of students in grade 9 take Global Citizenship, preparing them to be ethical, engaged and informed members of the world community.
Learning at the Upper School
The Upper School nurtures the intellectual talents and interests of all our students, inspires them to turn inquiry into insight and empowers them to achieve their maximum potential. Here students are challenged to think, supported to think and eager to think—resulting in a deep and enjoyable education that lasts.
View an interactive version of the Curriculum Guide, click here.
Download a PDF of the Curriculum Guide, click here.
Working with teachers who are both accomplished in their fields and student-centered in their approach, Upper School students participate enthusiastically in the varied academic opportunities available in our diverse, respectful and caring classroom settings. In any given day, students explore labs, participate in deep and probing discussions, write critically and creatively, refine their thinking and learn to solve cutting-edge problems in pursuit of durable truths and usable skills. Our graduates enter a rapidly changing world with the tools to learn continuously, lead bravely and innovate humanely.
Our academic courses include appropriately challenging honors and Advanced Placement tracks. (Over the past three years, an average of 105 students per year took AP examinations in 16 areas, with 94% receiving scores of 3 or higher.) Other signature challenges include opportunities for independent research in science, a junior thesis in American history and an advanced mathematics and computer science sequence.
Other thoughtfully designed aspects of our curriculum, such as our Culture of Ethics, the writing program, the MKA Core, integrated technology and Global Experience, help to develop our students’ capacity to think critically and to prepare them for a meaningful life at college and beyond. In our technology-rich environment, the 1:1 laptop learning initiative gives students tools to enhance collaboration and exploration, helps them thrive in the classroom and readies them to succeed in today’s world.
Upper School teachers provide the blend of challenge, guidance and support that fosters students’ independence. Faculty members enthusiastically work with students outside of class during Common Work Period (CWP), during a mutual free period before or after school or in the Math Lab. Students quickly realize that their teachers are their best resource for academic support, and, thanks to small class sizes, faculty members are able to meet students where they are and help them realize their unlimited academic potential.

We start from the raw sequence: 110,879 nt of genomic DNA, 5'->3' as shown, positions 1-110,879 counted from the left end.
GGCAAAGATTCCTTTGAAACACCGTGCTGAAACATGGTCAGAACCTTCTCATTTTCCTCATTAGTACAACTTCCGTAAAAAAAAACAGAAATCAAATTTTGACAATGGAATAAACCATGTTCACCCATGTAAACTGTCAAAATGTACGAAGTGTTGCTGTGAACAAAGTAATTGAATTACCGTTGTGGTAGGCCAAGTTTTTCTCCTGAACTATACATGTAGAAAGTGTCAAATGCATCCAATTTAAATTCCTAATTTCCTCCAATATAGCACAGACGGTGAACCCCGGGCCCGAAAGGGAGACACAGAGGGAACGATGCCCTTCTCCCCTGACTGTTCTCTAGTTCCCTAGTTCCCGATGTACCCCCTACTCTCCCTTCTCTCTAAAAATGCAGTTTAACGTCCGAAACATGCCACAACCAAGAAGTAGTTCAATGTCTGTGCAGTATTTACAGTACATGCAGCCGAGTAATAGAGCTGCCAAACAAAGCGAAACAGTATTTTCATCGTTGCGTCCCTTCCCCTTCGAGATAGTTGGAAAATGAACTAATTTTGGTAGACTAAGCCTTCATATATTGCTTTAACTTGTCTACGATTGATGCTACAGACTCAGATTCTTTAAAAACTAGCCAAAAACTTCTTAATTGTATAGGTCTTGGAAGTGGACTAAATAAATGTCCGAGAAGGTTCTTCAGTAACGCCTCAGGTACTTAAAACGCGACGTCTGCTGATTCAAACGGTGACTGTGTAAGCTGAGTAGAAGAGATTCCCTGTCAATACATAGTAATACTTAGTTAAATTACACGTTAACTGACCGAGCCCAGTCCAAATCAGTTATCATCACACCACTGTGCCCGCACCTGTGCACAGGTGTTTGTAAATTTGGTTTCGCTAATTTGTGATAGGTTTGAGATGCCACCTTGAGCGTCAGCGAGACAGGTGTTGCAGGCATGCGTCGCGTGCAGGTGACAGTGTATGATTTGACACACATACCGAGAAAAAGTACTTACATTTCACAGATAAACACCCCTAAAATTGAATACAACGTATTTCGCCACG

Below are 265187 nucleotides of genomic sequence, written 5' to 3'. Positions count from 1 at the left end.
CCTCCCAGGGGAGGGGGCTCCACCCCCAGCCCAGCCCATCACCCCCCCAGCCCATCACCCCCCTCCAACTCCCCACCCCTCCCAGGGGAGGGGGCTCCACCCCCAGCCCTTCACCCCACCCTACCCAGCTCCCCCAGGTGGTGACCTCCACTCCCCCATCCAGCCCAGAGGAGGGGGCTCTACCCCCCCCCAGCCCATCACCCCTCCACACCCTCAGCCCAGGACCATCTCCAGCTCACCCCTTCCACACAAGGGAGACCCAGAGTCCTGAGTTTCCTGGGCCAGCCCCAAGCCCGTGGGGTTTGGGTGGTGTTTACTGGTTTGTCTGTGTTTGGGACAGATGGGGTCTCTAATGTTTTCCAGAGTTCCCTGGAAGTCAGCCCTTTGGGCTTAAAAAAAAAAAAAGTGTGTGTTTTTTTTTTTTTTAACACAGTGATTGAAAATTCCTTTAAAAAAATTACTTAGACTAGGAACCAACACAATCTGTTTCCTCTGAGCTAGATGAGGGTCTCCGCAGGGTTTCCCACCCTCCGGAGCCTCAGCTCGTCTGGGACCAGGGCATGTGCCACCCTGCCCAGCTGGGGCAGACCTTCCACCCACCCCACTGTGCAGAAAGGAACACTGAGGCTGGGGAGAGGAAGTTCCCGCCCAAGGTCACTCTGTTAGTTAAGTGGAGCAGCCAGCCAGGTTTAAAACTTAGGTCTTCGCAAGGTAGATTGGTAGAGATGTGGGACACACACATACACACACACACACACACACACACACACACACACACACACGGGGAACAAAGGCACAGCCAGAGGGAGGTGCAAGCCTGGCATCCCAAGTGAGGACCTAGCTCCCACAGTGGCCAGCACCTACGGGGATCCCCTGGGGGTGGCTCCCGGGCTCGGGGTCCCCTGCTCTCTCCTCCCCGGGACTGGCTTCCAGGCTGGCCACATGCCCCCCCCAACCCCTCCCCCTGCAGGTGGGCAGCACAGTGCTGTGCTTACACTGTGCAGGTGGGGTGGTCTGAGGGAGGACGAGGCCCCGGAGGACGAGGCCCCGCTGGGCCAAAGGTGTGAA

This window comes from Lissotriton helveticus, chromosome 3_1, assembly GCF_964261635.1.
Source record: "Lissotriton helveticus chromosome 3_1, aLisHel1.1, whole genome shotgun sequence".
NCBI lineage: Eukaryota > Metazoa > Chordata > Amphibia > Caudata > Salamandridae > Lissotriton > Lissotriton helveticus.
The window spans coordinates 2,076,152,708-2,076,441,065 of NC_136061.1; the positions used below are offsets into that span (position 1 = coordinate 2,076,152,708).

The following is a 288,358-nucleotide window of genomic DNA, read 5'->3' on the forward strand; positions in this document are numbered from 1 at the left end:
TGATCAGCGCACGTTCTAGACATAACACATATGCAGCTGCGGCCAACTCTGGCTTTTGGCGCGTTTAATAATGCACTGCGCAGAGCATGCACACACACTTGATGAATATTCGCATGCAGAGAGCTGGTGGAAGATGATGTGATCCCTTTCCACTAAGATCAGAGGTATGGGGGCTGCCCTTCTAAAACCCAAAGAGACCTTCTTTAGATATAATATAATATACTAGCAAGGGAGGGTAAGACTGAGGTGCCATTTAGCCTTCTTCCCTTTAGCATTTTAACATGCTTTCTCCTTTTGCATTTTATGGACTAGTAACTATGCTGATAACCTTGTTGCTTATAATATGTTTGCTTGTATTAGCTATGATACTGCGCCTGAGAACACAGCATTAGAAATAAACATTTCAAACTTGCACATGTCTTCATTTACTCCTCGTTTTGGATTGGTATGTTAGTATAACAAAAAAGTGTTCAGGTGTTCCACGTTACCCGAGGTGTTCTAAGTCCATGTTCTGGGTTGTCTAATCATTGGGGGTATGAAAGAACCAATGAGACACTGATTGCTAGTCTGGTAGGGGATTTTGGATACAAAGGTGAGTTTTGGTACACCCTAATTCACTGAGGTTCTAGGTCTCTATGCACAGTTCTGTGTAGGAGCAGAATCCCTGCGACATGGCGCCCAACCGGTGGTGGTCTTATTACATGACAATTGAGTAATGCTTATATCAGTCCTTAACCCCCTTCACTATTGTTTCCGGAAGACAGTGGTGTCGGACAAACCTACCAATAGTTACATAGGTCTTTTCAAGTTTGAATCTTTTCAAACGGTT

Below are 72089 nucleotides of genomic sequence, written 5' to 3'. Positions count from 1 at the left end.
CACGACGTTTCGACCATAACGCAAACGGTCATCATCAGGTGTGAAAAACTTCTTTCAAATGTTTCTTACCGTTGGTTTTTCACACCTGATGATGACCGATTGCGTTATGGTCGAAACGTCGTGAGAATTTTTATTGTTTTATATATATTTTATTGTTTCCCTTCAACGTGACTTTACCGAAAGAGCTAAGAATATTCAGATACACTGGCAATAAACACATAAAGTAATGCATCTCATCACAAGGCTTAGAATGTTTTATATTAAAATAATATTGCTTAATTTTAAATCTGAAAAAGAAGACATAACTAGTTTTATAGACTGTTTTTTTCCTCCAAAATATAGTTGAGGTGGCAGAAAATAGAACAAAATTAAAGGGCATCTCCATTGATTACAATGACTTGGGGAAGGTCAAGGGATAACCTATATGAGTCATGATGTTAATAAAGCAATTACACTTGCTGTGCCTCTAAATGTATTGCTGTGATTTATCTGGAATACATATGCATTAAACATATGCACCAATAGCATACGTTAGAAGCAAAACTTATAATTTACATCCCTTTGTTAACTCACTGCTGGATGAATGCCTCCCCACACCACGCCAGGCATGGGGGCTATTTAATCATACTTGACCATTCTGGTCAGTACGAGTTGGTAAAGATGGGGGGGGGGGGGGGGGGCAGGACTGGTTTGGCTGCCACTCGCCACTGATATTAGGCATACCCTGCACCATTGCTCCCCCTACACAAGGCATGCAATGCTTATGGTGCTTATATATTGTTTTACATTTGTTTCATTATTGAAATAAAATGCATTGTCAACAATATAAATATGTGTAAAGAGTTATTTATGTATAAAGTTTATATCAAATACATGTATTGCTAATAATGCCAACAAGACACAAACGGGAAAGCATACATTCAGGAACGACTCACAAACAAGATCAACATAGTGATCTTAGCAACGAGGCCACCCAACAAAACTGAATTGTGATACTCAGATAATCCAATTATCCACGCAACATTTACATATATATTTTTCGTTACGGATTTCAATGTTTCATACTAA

Our research-based, 75-minute class schedule provides ample opportunities for in-depth learning and has resulted in reduced student stress, increased schedule flexibility and higher grades and standardized test performance. Classes meet every other day, with four class periods, Common Work Period (CWP) and lunch daily. CWP allows students to collaborate, work one-on-one with faculty members, catch up on work or take a break. End-of-day activities include school meetings, guest speakers, advisor group meetings, club meetings and house competitions.
Learn more about the research that informs our 75-minute class schedule here.
A key component of each Upper School Student’s experience, the advisor system goes beyond academic advising and supports our social and emotional learning goals. The pairing of advisor and advisee helps students achieve self-efficacy as members of the Upper School community and serves as a positive relationship that supports them as they navigate high school. The advisor/advisee relationship is built over four years, enabling advisors to see students develop from early teens to independent young adults ready for college life. In grade 9, the advisor program is supported by a robust peer leader program, which partners ninth graders with upperclassmen for mentorship and guidance.
of Upper School students take three years of a world language, launching them on the road to fluency.
of Upper School students can opt to take sophisticated, niche courses, such as economics and computer science.
of Upper School students learn how to use a weight room and develop personal fitness regimens.
of students in grade 12 spend several weeks before graduation intensively pursuing an area of interest during May Term.